Unsurprisingly, Roche, the world’s largest cancer company, has been presenting data on a number of its products at the American Society of Clinical Oncology meeting in Chicago this week as it seeks to expand market share for some of its blockbuster treatments.
Avastin (bevacizumab) has figured a great deal, most notably regarding its potential as a treatment for kidney cancer. Adding Avastin to interferon offers patients with advanced renal cell cancer the chance to live twice as long without their disease advancing compared with interferon alone, according to data from the Phase III AVOREN trial presented at ASCO. Progression free survival was almost doubled from a median of 5.4 to 10.2 months, while tumour response was significantly increased from 12.8% with interferon alone to 31.4% when Avastin was added to the treatment regimen.
Another study revealed that Avastin showed promising efficacy in terms of progression-free survival as first-line treatment in colorectal cancer patients when added to FOLFIRI. Median progression-free survival was 11.1 months, the overall response rate was 53% and 33% of patients had stable disease, according to results based on a trial which enrolled 209 patients at 31 centres worldwide between April and November 2005.
A third study noted that adding Avastin to cisplatin and gemcitabine produced a modest improvement in a measure of survival of people with non-small-cell lung cancer. However the study showed that both the standard dose and a lower dose of the drug, in combination with the chemotherapy, were equally effective, which could have negative financial implications for Roche.
Onto Herceptin (trastuzumab) and a study noted that the drug, used prior to surgery for breast cancer and given in combination with chemotherapy, could reduce the number of mastectomies.
Researchers found that the drug completely eradicated the tumour in nearly twice as many patients (43%) as when chemotherapy was used on its own (23%).
Roche’s partner Genentech also announced updated results from a joint analysis of two Phase III clinical trials studying Herceptin for the adjuvant treatment of HER2-positive breast cancer which evaluated four cycles of doxorubicin and cyclophosphamide followed by paclitaxel, either every three weeks or weekly for 12 weeks, compared with the same regimens plus 52 weeks of Herceptin in nearly 4,000 patients with HER2-positive breast cancer.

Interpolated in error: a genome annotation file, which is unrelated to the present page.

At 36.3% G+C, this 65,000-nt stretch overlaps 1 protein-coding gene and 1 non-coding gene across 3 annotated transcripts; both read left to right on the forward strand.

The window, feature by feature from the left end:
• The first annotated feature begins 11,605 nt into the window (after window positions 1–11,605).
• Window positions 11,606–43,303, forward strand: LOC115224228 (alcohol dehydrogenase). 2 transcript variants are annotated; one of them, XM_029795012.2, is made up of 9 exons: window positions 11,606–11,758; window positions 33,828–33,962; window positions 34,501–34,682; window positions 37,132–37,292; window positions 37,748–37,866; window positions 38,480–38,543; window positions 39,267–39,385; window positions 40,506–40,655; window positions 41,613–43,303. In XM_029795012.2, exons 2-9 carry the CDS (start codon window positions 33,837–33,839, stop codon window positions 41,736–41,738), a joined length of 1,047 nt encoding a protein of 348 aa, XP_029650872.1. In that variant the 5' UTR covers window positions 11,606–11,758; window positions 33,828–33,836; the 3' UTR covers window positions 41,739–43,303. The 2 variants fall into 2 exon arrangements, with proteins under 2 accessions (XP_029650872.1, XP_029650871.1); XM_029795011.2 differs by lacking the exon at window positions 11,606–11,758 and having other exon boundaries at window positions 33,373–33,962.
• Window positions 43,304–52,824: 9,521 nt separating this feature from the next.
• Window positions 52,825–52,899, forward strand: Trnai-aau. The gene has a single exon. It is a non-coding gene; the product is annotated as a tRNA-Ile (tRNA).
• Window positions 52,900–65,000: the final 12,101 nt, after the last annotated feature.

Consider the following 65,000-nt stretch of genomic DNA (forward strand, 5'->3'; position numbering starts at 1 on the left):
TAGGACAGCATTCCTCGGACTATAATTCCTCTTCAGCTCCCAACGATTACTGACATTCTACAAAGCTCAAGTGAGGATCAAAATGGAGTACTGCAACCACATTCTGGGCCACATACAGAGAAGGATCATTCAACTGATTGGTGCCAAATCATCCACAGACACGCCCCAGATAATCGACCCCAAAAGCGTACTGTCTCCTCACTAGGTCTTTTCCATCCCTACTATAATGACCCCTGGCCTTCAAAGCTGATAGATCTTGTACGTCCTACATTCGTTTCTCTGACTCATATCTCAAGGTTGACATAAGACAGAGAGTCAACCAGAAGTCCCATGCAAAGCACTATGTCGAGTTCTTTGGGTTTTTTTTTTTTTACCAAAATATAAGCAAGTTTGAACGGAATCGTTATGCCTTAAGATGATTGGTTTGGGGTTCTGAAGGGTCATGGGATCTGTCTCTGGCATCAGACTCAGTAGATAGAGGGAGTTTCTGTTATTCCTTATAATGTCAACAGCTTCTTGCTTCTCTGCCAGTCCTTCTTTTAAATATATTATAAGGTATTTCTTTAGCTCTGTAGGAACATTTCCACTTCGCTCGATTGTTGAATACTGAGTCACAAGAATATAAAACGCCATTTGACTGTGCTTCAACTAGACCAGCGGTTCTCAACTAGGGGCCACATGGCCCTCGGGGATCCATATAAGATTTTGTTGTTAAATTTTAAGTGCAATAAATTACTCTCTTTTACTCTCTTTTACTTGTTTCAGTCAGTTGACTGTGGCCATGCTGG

The results showed that the addition of Herceptin to standard adjuvant therapy continued to significantly reduce the risk of breast cancer recurrence, the primary endpoint of the studies, by 52% in women with HER2-positive, node-positive breast cancer, compared to patients who received standard adjuvant therapy alone. At four years of follow-up, 85.9% of women treated with Herceptin plus chemotherapy were disease free, compared to 73.1% of women treated with chemotherapy alone.
Also, early clinical results from a Phase II trial of the promising new cancer medicine pertuzumab, a HER dimerisation inhibitor, show substantial anti-tumour activity in patients with pre-treated HER2 positive breast cancer, when combined with Herceptin. The study showed that one in five patients responded to pertuzumab treatment and one in five also had stabilisation of their disease lasting six months or more.
Elsewhere at ASCO, Roche said that a follow-up analysis tracking the outcome of patients with aggressive non-Hodgkin’s lymphoma who were treated with the innovative cancer therapy MabThera (rituximab) over seven years ago “has revealed exciting results”. This analysis of the original Phase III study has shown that 53% of the patients treated with MabThera were still alive after seven years compared with just over a third (36%) of patients who had received chemotherapy alone. This means that for every 100 patients with aggressive NHL, 17 more patients would be alive at seven years due to MabThera. The analysis also demonstrated that more MabThera treated patients were in remission at seven years compared to chemotherapy alone, 52% versus 29%.
Another highlight concerned Roche’s Bondronat (ibandronic acid), which was shown to prevent the bone loss caused by anastrozole in women with surgically treated breast cancer, which can lead to bone fractures.
The study also found that the treatment significantly increased bone mineral density in the treated women. Anastrozole, which is AstraZeneca’s Arimidex, is an effective breast cancer treatment, Roche notes, but its use can cause side-effects with a decline in bone mineral density and an increased risk of bone fracture in some women.
Now that ASCO has ended, analysts will now be looking at how Roche’s portfolio is holding up and it will be interesting to see whether they agree with William Burns, chief executive of the firm's pharmaceutical unit, who does not see its competitive advantage threatened by any new products presented at the conference.